In Literature, the only constant is the solitary act of reading. But even that, Harold Bloom writes, has been deeply mistranslated. The function of solitary reading – be it short stories, plays, poetry, novels – is grossly misunderstood as an appetite for escapism or to provoke the fancies of idealism. What it is, what it could ever be, is a preparation for change, a profound realization of ‘self’.
How To Read And Why offers you a combination of literature’s most whimsical, intelligent, and piercing treasures. The start of the book reclaims and reignites a reader’s lost soul. Harold Bloom evokes wisdom and transcendence in a single breath. His understanding of literature affords you both the solitude and the seductions of reading. The kind that restricts no depth, no essence, and no duration. Some familiar, some strange. But all passionate and necessary to nurture the resilience of one’s life and the role of literature in it.
To read means to elevate the stirrings of a self. To read means to decipher and deconstruct one’s emotional and intellectual solitudes. The absoluteness of the universe that represents the ambiguity of those who are part of it.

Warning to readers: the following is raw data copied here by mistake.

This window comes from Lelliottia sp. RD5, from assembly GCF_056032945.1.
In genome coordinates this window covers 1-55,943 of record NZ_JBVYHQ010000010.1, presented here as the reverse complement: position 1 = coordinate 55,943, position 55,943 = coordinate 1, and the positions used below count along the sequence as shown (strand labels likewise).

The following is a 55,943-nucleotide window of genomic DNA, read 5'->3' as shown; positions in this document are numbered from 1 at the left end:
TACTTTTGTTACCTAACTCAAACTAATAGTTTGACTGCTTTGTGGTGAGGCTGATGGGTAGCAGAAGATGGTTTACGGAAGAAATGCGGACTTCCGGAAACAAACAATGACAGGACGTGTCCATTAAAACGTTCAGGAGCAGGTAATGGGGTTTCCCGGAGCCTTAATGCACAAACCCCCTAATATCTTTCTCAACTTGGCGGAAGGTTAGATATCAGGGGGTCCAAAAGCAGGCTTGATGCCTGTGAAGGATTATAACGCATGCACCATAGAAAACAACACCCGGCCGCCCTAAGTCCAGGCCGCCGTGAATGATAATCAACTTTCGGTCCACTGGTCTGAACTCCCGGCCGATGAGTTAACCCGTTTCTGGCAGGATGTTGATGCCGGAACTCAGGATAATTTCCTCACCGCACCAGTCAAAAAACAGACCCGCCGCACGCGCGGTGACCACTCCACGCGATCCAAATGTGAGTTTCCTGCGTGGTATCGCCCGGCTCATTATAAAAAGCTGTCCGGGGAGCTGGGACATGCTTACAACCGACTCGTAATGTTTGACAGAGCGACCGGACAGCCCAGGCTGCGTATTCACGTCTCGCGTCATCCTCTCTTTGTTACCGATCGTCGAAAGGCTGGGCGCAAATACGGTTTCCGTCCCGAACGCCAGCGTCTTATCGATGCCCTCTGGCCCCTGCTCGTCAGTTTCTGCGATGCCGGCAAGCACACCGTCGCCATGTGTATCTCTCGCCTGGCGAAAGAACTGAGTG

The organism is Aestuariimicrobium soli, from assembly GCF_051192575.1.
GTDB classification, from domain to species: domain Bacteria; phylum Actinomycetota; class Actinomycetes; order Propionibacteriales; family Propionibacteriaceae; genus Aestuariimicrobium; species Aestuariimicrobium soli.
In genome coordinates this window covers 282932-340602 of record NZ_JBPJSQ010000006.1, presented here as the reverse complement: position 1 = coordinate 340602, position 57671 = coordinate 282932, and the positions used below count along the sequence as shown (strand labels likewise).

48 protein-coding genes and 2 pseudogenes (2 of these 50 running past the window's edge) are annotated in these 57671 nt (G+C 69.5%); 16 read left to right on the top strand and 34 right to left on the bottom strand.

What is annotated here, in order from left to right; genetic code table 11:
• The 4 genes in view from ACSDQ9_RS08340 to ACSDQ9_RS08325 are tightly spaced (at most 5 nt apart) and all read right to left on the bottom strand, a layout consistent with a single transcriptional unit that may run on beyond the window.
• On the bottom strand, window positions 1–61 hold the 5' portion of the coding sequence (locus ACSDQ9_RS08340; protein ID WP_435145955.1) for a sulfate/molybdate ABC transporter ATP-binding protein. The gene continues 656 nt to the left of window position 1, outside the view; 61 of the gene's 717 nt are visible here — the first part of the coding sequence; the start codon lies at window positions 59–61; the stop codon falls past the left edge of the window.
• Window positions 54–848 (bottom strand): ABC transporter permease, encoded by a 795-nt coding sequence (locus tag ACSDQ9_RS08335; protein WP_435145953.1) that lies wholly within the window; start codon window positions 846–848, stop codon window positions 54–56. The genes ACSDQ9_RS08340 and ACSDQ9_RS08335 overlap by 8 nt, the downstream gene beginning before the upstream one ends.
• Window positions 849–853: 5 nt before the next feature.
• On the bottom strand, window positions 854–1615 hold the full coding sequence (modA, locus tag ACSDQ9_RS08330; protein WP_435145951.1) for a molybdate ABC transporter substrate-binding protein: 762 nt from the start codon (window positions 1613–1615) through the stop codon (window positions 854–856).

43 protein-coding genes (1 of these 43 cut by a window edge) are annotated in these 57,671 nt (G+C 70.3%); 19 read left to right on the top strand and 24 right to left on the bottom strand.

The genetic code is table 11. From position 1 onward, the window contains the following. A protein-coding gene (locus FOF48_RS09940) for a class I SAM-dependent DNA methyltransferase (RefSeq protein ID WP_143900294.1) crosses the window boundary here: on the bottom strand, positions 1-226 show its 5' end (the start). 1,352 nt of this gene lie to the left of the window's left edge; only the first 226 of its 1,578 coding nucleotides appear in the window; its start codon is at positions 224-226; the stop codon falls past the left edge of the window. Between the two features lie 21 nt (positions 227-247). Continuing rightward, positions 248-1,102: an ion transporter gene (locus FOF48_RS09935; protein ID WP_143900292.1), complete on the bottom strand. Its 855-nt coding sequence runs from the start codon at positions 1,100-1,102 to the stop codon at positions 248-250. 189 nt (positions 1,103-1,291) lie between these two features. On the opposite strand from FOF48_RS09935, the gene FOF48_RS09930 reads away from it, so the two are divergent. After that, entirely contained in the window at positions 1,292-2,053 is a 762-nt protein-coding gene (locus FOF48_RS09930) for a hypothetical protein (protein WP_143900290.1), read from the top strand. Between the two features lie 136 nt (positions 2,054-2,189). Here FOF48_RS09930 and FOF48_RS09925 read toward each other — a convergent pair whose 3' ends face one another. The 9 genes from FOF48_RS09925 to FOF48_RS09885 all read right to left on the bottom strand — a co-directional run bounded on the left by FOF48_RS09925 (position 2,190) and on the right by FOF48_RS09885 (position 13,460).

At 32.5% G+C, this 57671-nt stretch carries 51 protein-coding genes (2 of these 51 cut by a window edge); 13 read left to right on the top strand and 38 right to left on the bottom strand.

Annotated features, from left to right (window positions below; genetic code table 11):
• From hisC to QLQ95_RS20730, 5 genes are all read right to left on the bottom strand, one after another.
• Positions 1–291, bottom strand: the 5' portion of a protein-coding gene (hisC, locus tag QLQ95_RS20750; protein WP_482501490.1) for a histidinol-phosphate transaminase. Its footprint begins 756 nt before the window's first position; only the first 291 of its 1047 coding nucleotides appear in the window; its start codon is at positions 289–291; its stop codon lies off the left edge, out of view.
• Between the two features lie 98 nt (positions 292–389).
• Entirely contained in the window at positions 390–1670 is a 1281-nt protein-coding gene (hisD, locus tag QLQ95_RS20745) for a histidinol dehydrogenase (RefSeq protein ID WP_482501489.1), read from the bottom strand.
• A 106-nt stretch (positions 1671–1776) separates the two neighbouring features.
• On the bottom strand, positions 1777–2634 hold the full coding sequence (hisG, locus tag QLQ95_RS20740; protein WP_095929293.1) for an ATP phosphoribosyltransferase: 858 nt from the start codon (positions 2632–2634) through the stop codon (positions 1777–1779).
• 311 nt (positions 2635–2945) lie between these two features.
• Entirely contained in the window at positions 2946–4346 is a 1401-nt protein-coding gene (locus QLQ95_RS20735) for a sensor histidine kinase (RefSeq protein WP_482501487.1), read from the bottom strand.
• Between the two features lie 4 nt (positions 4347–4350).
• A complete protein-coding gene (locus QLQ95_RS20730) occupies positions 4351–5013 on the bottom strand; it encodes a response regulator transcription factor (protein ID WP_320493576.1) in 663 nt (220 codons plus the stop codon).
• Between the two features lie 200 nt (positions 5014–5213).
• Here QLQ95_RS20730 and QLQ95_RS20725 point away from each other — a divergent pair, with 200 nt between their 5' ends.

Harold Bloom intimates the genius and generosity of those we rarely mull over in our daily chaos and calm. Shakespeare, Chekov, Turgenev, Flannery O’Connor, Hemingway, Nabokov, Whitman, Proust, Bronte, Dickens, Henry James, and so many others. He shines a penetrating light into the many labyrinths and recesses of literature. The lessons, the epiphanies, the ethos of life and death.
“There are still solitary readers, young and old, everywhere, even in the universities. If there is a function of criticism at the present time, it must be to address itself to the solitary reader, who reads for herself, and not for the interests that supposedly transcend the self.”